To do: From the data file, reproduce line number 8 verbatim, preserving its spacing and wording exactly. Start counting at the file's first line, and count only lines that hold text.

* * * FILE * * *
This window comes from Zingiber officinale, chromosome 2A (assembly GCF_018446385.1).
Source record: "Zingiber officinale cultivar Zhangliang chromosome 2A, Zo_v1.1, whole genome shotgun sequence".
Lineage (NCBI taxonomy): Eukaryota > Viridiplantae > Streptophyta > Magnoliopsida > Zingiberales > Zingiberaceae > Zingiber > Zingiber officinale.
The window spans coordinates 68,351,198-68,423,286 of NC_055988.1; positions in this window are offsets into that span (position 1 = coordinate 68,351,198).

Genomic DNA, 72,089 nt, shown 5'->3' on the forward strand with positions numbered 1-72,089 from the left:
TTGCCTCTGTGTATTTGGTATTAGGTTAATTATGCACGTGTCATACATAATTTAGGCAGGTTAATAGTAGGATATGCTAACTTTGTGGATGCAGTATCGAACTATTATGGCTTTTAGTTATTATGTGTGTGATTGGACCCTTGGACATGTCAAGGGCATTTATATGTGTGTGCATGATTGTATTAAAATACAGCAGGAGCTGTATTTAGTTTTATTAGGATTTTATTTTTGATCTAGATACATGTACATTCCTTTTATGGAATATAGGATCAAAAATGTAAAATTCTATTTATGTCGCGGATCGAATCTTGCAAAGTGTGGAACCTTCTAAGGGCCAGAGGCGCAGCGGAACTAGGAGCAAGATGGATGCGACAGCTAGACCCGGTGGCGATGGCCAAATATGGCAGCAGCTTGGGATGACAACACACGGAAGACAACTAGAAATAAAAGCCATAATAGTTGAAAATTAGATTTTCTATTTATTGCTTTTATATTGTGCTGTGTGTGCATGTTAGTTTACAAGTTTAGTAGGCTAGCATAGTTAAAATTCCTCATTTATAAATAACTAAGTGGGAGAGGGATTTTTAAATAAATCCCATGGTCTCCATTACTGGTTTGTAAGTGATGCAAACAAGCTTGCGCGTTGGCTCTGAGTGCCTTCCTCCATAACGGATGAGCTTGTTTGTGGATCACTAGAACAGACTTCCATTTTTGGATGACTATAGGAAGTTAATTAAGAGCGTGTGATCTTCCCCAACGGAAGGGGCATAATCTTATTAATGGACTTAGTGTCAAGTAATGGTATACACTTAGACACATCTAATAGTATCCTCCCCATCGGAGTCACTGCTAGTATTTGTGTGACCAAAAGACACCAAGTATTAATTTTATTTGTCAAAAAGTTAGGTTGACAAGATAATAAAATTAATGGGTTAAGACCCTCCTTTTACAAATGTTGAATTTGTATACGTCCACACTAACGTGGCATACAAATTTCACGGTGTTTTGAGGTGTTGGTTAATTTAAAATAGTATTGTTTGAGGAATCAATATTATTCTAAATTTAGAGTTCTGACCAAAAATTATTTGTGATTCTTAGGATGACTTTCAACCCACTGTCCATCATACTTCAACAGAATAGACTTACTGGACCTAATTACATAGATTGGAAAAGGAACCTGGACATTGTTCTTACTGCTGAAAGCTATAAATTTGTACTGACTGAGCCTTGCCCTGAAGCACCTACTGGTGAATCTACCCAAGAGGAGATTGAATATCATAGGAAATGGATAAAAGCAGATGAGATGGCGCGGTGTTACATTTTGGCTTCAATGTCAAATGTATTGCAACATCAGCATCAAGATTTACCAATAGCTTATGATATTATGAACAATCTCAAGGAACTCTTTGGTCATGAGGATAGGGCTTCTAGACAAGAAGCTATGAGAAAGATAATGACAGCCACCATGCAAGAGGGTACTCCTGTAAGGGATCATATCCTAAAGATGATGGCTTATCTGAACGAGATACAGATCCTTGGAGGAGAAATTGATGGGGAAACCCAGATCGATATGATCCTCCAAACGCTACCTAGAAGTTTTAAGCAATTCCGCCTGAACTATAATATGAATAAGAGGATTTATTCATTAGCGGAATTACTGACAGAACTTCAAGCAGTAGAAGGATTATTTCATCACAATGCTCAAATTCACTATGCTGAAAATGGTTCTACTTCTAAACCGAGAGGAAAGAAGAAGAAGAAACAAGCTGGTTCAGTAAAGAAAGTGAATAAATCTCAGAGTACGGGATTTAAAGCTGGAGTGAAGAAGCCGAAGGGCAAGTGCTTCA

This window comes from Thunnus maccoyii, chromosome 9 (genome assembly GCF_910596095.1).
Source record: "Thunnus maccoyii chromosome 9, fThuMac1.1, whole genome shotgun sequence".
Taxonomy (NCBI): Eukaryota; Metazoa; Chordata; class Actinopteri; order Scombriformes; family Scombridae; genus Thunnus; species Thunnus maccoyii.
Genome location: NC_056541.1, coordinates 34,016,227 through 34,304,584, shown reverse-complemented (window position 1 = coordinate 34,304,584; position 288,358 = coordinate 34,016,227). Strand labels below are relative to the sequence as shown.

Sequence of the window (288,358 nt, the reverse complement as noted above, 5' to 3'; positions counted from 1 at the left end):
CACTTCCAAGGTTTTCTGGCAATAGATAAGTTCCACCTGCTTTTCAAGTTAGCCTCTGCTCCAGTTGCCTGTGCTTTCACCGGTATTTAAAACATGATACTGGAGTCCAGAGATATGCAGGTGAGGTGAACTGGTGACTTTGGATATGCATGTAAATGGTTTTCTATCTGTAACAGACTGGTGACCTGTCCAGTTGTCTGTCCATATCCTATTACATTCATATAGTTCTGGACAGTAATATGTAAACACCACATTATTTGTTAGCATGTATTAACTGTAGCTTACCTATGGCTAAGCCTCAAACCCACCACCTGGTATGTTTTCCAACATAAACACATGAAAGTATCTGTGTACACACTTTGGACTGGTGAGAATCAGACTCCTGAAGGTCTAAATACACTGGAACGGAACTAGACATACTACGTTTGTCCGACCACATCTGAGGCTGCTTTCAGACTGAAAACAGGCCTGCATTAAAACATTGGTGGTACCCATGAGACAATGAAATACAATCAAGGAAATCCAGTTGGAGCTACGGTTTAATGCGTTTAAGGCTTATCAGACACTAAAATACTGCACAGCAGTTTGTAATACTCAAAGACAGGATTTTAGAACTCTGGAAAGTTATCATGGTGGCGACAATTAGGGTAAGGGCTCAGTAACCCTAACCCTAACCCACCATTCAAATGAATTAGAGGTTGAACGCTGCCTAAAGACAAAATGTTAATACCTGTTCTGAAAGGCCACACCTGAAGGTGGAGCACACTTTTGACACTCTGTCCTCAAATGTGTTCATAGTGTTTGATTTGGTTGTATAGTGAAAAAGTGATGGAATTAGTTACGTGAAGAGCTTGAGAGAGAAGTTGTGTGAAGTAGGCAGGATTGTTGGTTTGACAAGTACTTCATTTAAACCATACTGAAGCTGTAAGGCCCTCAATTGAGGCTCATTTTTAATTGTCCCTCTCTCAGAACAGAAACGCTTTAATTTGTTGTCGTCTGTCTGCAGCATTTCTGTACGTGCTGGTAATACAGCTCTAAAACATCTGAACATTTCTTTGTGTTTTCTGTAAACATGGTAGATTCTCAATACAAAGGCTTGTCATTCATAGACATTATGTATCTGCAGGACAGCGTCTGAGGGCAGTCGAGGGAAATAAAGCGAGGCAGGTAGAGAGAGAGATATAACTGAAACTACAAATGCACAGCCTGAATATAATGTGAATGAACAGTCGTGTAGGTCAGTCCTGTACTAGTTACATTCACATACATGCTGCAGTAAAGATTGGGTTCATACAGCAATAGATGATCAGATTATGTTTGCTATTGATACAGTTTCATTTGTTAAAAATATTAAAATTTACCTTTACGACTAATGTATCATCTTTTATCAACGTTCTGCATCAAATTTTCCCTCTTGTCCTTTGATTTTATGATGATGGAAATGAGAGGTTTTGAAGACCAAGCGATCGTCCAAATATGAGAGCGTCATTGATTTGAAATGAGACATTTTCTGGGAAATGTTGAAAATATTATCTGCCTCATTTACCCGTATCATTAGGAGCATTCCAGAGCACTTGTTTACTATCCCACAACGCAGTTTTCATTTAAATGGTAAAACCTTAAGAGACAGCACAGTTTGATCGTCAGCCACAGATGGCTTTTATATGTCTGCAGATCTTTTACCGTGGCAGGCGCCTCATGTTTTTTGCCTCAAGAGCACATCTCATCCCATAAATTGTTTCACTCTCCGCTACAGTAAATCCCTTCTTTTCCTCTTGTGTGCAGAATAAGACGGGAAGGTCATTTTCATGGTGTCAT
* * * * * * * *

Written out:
Source record: "Thunnus maccoyii chromosome 9, fThuMac1.1, whole genome shotgun sequence".